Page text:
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Argument: Fuel economy standards do not put drivers at greater risk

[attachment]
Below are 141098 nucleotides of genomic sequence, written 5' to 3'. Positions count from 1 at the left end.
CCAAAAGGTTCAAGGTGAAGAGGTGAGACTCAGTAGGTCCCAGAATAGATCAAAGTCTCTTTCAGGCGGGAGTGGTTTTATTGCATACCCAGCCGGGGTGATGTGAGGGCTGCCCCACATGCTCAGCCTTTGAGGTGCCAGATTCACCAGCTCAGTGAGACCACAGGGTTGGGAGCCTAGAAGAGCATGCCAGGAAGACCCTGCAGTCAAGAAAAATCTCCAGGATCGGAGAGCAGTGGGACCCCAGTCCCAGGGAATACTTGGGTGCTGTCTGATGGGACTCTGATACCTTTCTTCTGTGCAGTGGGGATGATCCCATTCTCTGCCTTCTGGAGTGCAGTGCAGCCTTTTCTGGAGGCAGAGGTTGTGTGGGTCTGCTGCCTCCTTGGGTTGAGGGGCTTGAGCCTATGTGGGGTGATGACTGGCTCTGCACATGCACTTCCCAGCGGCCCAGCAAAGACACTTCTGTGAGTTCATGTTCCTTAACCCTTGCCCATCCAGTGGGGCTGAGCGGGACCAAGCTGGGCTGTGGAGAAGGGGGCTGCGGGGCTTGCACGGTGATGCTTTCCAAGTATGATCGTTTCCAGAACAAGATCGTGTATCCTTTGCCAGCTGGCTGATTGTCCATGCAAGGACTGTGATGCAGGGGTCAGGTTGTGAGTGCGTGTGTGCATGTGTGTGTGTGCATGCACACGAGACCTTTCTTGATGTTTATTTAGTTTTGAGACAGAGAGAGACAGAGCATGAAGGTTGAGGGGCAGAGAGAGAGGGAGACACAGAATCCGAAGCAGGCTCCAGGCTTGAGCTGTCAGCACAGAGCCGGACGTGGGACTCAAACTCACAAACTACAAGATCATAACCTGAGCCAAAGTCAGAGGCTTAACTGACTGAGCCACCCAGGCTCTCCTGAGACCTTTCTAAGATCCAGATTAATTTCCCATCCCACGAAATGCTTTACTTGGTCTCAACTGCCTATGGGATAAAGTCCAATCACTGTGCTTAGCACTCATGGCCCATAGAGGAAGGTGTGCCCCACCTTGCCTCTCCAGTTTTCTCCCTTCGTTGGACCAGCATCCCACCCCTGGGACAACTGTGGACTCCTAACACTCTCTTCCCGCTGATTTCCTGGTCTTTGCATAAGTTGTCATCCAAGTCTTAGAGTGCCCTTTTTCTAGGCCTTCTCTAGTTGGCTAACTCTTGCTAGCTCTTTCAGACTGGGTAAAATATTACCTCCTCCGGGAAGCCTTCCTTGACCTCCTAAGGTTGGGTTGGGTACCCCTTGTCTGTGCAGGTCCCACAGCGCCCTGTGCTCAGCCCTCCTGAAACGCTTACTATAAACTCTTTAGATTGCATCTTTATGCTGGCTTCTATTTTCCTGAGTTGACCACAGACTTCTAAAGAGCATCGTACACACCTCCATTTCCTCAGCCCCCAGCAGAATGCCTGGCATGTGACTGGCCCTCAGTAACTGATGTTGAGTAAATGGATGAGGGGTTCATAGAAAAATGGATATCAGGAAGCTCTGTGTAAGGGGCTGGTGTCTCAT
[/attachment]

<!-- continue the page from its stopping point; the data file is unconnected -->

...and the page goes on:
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Jen Dunnaway. "Latest Loony Argument Against CAFE Standards: High-MPG Cars Kill People". Car Domain Blog. 26 Mar. 2008 - Americans for Tax Reform president Grover Norquist is the latest to join the crowd of professional tantrummers who oppose the raising of fuel mileage standards to 35 mpg by 2012. On Saturday, the Republican lobbyist claimed that requiring the automakers to eke up their mpg ratings was tantamount to murdering consumers—by forcing them into smaller cars, putting them at greater risk during collisions. His argument is based on one 2002 study that explored the effects of the diminishing body size of cars in the 70's. In addition to simplistically generalizing the results of that report to the new generation of compact cars, his position also ignores a lot of key realities about crashes, including the illusion of safety experienced by drivers of big vehicles, their greater likelihood of single-vehicle accidents and rollovers, and the tendency of large rides to transfer more energy to the bodies of occupants during a crash, resulting in worse injuries. As well as being steeped in ignorance, Norquist's argument also implicitly promotes one of the more dastardly secret motives of SUV and truck buyers: the one that goes, "I'm going to drive a big vehicle so that when I crash into someone, my ride will hurt the other driver but protect me." Ugh.

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